About the site: In the 1973 Yom Kippur War, a bitter battle was fought here between the IDF and Syrian forces who tried to break into the village of Ramat Magshimim and the entire southern Golan Heights. On the tel are remnants of the original bunker, and a memorial to the fallen. Next to the memorial is a high flagpole with a huge flag of the State of Israel that is visible from afar.
The name: Tel Saki is Arabic for “the irrigated tel,” or “the tel that irrigates.” Some believe that the name hints at the existence of high ground water in the area, which leaves patches of green around the tel throughout the year. Others believe that in ancient times, there were water canals around the tel.
General background: Tel Saki is a dormant volcano that stands at 594 meters above sea level; from its peak, one can see the entire area between the Rokad Riverbed and Mt. Peres. Because of its strategic importance of being a natural obstacle to the possible penetration of Syrian armored forces into Israel, the IDF built a small fort here after the 1967 Six-Day War. The fort included a small above-ground bunker and a few cement protective shelters. Soldiers did not regularly hold the fort, and now and then it was used as an observation post.
The battle: On the morning of Yom Kippur in 1973, there was a general alert in the Golan Heights; a battle was expected to begin soon. Five combat soldiers and a driver were sent to the Tel Saki observation post from the 50th Battalion of the Nachal Brigade; Menachem Ansbacher commanded the squad. Just before 2:00pm that afternoon, war broke out. A heavy artillery barrage fell on all the forts of the Golan Heights, and hundreds of Syrian tanks and thousands of Syrian infantrymen broke through the border fence that separated Syria from Israel.
The commander of the 50th Battalion, Yoram Yair, sent a force of two APC’s (armored personnel carriers) with 14 soldiers to rescue the trapped soldiers on the tel, but only two of those soldiers survived. The second rescue mission also failed to break through the heavy Syrian gunfire; only five soldiers survived; they were able to return safely to the west.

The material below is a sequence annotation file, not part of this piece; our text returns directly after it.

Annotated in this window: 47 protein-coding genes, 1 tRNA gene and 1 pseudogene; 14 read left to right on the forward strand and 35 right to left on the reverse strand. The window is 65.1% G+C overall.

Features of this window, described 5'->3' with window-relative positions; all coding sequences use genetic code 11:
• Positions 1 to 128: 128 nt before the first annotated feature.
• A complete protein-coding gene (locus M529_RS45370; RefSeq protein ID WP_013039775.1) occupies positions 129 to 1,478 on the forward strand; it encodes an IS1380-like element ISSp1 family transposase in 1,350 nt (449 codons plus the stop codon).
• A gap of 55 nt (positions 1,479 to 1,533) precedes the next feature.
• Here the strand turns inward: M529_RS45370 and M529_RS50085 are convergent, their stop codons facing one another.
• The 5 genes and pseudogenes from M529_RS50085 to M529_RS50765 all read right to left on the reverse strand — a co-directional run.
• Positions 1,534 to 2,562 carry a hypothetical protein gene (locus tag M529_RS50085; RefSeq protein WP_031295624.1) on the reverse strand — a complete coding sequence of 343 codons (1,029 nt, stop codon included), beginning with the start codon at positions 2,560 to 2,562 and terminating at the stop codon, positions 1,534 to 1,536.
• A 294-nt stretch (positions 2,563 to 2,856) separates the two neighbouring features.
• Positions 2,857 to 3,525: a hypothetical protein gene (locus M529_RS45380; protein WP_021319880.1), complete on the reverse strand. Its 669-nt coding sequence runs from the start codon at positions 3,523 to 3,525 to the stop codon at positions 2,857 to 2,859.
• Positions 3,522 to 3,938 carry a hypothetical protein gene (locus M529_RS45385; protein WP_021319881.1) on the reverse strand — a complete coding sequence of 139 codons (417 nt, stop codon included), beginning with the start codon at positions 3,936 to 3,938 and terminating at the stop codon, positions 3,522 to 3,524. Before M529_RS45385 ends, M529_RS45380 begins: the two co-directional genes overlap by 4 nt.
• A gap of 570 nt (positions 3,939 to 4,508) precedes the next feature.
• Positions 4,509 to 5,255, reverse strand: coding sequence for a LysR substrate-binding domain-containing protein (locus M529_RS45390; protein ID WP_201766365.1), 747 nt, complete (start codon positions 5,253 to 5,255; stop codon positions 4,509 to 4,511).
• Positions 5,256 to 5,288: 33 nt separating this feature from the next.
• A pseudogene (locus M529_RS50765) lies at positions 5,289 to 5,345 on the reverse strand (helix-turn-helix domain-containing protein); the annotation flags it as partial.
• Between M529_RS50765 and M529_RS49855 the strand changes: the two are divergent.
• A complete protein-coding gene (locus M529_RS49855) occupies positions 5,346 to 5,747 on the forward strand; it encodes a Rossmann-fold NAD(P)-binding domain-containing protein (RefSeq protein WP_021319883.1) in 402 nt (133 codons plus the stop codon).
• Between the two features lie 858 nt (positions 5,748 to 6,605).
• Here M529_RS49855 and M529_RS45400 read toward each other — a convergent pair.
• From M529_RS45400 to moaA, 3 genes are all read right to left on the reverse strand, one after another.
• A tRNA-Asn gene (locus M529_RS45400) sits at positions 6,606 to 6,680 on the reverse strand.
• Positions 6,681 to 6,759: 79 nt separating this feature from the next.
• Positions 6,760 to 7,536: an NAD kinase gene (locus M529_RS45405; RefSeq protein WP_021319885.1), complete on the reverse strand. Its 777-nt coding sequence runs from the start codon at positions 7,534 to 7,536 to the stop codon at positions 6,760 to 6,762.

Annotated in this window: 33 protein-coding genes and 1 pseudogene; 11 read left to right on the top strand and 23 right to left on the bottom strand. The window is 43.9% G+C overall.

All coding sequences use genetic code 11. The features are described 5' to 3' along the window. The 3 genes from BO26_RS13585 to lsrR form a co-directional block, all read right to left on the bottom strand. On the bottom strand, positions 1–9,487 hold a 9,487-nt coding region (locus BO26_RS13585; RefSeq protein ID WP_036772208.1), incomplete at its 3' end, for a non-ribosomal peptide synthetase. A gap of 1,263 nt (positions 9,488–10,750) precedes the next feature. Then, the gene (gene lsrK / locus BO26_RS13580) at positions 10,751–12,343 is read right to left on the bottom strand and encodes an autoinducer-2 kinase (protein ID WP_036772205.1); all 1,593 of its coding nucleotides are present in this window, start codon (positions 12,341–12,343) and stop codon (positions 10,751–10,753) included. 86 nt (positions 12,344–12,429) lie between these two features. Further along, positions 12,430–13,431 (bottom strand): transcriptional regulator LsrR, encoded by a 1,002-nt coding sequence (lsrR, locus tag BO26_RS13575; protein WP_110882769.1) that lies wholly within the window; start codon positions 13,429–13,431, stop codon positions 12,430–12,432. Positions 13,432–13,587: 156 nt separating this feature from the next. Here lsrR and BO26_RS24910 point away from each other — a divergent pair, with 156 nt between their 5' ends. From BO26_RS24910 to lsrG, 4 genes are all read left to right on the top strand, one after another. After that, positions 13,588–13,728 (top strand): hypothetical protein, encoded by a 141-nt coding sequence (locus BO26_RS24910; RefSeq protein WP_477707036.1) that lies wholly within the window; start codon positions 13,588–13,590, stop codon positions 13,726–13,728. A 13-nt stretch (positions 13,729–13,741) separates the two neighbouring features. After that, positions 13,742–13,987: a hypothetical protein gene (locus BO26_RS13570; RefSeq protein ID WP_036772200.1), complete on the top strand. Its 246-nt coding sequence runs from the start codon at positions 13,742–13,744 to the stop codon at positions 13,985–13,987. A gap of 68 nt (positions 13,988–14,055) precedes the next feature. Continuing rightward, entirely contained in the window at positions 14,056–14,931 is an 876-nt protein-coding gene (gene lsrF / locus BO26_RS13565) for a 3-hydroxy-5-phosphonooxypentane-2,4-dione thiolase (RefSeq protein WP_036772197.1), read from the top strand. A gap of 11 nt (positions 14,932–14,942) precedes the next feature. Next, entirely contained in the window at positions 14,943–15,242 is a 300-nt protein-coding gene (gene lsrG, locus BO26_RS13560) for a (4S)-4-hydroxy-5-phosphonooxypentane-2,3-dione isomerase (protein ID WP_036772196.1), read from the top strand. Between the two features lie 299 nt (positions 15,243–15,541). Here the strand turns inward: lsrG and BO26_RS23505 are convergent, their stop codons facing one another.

At the same time, tank soldiers from the 188th and the 7th Brigades joined the soldiers on the tel, and their numbers swelled to 28. The soldiers found safety in the bunker with no supplies and almost no ammunition, but they did have radio contact, and were able to relay important intelligence to battalion headquarters.
After the bitter fighting and failed rescue attempts during the very first day of the war, Ansbacher requested an artillery barrage on the tel. The few shells that fell nearby did not help to scatter the Syrians, and he decided to retreat from the tel. A quick look outside the bunker made it clear that this was impossible; the tel was surrounded on all sides and there was no chance of rescue. The soldiers stayed in the bunker and destroyed maps and secret documents, to prevent the important information from falling into enemy hands.
The Syrians continued their attempts to capture the fort. They came up to the bunker, threw in hand grenades, and shot an RPG (rocket-propelled grenade) as well as rifle fire. Ansbacher, who was seriously wounded, told Yitzchak Nagarker to surrender to the Syrians and tell them that he was the only survivor. Nagarker left the bunker and told the Syrians that the other three IDF soldiers inside had been killed. He wore a fire-resistant tank uniform that led the Syrians to believe he was a pilot. They believed him, took him prisoner, and left the tel with him.
In the end, a third rescue team was able to reach the tel, and was surprised to find 28 surviving soldiers in the small bunker after 30 hours of fighting.
After the war, it was learned that the Syrians mistakenly thought that the area was full of large numbers of IDF soldiers, and therefore did not move south towards the Israeli villages that were in that area of the Golan Heights.